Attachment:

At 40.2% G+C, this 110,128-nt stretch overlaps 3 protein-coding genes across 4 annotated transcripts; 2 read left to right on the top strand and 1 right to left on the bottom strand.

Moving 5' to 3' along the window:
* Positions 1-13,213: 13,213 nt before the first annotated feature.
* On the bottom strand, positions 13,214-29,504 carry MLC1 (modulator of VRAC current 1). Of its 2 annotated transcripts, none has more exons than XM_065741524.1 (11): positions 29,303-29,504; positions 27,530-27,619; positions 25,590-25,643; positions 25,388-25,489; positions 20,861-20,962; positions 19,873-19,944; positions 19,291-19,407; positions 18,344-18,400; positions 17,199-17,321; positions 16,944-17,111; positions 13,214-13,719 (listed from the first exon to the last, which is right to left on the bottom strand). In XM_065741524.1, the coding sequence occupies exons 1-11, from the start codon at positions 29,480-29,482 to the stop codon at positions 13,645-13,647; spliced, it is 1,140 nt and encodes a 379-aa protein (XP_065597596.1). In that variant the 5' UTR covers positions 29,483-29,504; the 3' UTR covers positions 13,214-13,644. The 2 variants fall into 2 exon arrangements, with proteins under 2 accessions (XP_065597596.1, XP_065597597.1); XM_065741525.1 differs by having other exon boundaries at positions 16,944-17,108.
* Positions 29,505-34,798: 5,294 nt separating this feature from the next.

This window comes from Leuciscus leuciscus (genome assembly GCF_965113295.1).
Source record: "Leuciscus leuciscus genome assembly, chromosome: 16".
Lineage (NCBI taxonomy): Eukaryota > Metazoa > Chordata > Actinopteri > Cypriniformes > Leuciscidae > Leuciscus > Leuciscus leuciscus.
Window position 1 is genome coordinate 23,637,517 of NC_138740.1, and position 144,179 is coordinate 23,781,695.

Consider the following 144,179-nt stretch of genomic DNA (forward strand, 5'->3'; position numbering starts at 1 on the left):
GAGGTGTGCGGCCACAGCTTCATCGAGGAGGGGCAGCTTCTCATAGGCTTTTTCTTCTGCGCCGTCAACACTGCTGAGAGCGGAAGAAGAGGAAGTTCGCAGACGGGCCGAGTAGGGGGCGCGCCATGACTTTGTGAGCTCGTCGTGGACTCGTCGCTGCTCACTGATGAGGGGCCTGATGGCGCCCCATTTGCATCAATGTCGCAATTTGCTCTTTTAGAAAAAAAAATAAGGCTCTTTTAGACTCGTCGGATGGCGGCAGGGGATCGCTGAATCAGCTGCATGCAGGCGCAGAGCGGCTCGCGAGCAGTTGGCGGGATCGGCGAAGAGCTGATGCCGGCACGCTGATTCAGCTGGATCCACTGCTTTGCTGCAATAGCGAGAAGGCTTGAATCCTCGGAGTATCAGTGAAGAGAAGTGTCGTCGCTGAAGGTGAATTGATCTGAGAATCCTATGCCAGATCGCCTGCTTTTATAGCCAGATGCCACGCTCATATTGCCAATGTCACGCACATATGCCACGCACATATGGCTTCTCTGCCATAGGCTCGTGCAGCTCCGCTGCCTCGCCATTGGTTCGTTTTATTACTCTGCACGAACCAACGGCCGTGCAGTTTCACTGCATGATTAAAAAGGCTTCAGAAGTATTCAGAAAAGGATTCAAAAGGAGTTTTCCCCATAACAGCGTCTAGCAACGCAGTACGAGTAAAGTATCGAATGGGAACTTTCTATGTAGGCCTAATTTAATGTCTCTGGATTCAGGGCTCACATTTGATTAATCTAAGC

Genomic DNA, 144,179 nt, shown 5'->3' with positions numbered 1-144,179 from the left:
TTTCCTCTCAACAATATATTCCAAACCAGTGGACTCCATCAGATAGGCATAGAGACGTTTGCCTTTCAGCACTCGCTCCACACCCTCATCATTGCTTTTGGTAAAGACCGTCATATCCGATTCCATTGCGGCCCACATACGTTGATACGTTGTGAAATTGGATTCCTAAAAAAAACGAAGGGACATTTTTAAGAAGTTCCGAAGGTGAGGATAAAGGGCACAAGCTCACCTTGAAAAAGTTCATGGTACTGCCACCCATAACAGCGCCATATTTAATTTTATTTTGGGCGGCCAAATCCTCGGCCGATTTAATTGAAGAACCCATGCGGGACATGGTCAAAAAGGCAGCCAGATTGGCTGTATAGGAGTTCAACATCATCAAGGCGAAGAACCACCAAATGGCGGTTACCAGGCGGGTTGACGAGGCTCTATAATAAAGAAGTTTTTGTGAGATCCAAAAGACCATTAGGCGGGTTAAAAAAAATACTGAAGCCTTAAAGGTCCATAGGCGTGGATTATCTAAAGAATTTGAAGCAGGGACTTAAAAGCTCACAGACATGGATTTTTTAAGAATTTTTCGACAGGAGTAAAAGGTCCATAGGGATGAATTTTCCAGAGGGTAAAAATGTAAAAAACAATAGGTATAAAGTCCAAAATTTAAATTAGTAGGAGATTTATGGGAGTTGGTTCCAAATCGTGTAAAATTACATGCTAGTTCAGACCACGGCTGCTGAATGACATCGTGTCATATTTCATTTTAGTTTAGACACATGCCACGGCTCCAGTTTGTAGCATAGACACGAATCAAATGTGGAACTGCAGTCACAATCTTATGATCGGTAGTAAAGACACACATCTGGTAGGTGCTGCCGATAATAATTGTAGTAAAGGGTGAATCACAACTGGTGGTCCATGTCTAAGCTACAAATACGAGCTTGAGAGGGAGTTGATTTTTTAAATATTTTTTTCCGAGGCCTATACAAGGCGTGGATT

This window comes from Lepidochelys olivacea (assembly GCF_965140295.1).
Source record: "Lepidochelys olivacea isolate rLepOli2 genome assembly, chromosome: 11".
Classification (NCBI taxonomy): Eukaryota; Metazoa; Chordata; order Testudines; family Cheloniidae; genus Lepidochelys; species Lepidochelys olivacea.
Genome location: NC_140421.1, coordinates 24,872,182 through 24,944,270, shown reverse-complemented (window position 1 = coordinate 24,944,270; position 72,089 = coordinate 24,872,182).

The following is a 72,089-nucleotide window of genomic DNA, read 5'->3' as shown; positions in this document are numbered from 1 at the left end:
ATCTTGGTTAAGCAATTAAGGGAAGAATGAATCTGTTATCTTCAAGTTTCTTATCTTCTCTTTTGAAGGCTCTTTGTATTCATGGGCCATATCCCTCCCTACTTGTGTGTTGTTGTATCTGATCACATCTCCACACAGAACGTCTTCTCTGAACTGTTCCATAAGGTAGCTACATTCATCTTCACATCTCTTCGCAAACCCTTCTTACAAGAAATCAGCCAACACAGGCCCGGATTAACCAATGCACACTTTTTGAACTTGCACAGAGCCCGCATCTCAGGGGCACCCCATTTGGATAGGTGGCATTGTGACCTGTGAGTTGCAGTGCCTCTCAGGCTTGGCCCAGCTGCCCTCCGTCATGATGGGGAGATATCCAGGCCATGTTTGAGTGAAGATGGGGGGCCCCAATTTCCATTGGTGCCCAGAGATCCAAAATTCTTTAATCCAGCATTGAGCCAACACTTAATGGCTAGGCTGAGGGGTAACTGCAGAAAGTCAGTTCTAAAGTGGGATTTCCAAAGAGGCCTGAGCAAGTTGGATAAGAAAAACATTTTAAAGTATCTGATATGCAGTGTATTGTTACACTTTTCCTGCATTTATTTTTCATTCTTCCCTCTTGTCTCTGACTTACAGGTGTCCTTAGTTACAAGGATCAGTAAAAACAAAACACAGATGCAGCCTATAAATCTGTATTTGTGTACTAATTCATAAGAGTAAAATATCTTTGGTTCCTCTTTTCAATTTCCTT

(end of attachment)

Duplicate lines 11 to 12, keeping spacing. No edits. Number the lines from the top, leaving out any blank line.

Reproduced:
GAGGTGTGCGGCCACAGCTTCATCGAGGAGGGGCAGCTTCTCATAGGCTTTTTCTTCTGCGCCGTCAACACTGCTGAGAGCGGAAGAAGAGGAAGTTCGCAGACGGGCCGAGTAGGGGGCGCGCCATGACTTTGTGAGCTCGTCGTGGACTCGTCGCTGCTCACTGATGAGGGGCCTGATGGCGCCCCATTTGCATCAATGTCGCAATTTGCTCTTTTAGAAAAAAAAATAAGGCTCTTTTAGACTCGTCGGATGGCGGCAGGGGATCGCTGAATCAGCTGCATGCAGGCGCAGAGCGGCTCGCGAGCAGTTGGCGGGATCGGCGAAGAGCTGATGCCGGCACGCTGATTCAGCTGGATCCACTGCTTTGCTGCAATAGCGAGAAGGCTTGAATCCTCGGAGTATCAGTGAAGAGAAGTGTCGTCGCTGAAGGTGAATTGATCTGAGAATCCTATGCCAGATCGCCTGCTTTTATAGCCAGATGCCACGCTCATATTGCCAATGTCACGCACATATGCCACGCACATATGGCTTCTCTGCCATAGGCTCGTGCAGCTCCGCTGCCTCGCCATTGGTTCGTTTTATTACTCTGCACGAACCAACGGCCGTGCAGTTTCACTGCATGATTAAAAAGGCTTCAGAAGTATTCAGAAAAGGATTCAAAAGGAGTTTTCCCCATAACAGCGTCTAGCAACGCAGTACGAGTAAAGTATCGAATGGGAACTTTCTATGTAGGCCTAATTTAATGTCTCTGGATTCAGGGCTCACATTTGATTAATCTAAGC

Genomic DNA, 144,179 nt, shown 5'->3' with positions numbered 1-144,179 from the left: